There were several odd events surrounding Spotify’s April (non)-IPO.
- First, the company went public not using a traditional initial public offering with underwriters, but instead through a direct listing of its stock which meant there was no lock-up period for existing shareholders.
- Second, SPOT sold a tiny 5.6 million shares, or just 3.1% of the company’s then 178 million total outstanding shares, resulting in an especially small publicly traded float which exposed the company to excessive volatility and questions about the company’s roughly valuation.
- Third, for various reasons, retail investors never fully fell in love with the popular name, because as the WSJ reported, “the number of Spotify shares eligible for sale is so much higher than in a normal IPO, buyers have been hesitant to jump in for fear of doing so just before a large block of shares comes onto the market.”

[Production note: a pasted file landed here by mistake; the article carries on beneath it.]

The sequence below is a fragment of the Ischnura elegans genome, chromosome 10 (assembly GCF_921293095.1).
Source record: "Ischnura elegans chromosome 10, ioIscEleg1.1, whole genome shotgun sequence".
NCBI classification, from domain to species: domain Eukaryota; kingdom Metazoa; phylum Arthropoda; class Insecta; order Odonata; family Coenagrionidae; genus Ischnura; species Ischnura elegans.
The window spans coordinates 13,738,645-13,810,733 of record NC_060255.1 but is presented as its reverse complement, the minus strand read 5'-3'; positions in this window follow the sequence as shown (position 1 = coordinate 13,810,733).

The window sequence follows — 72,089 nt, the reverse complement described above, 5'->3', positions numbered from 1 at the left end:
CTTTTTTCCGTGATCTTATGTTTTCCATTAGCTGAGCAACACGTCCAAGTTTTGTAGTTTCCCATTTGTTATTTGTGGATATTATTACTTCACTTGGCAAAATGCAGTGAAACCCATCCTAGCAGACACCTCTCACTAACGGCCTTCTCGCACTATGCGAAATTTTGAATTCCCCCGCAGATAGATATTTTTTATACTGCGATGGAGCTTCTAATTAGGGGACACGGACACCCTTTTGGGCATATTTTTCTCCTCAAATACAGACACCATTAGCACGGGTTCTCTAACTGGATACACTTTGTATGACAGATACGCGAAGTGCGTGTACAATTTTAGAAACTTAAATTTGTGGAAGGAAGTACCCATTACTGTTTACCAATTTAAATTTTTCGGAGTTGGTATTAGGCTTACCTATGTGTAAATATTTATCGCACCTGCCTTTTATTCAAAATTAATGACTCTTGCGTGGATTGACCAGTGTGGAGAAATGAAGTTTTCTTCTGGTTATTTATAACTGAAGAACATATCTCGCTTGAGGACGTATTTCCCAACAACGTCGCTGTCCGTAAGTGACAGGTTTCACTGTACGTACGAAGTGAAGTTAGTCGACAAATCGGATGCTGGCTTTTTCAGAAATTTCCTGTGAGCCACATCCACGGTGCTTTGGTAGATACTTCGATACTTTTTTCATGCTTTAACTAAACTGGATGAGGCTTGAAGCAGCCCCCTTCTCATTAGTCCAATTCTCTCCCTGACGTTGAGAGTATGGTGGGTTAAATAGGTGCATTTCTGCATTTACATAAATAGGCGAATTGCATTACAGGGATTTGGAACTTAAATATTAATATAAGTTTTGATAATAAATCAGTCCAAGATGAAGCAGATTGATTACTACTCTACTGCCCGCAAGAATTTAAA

- Fourth, SPOT’s “IPO” price was $132. After opening for trading at $165.90, the stock climbed as high as $169 before closing 10% below its opening price at $149.01.
The oddness continued after the IPO, and after hitting an all time high price of $198.9 on July 26, the company surprised investors by reporting both an operating loss and cash burn of $33 million in its last quarter, sending its shares sliding 7% in the subsequent two days. The latest rout cemented the company’s 30% drop from its all time high.
And so, with nothing working to keep its stock price propped up above its direct listing price, just six months after its “IPO”, Spotify today hit “peak oddity” when it announced that it too would resort to the oldest trick in the book, when it unveiled that it would repurchase as much as $1 billion in its own stock. Of note: the size of the authorized buyback is greater than the amount the company sold in the open market back in April.
Spotify said its buyback would expire on April 21, 2021, but judging by the market’s reaction, which briefly pushed the stock price higher by 2% before sending it red again, there will be many more buyback programs in SPOT’s immediate future as the company scrambles to defend its “going public” price.
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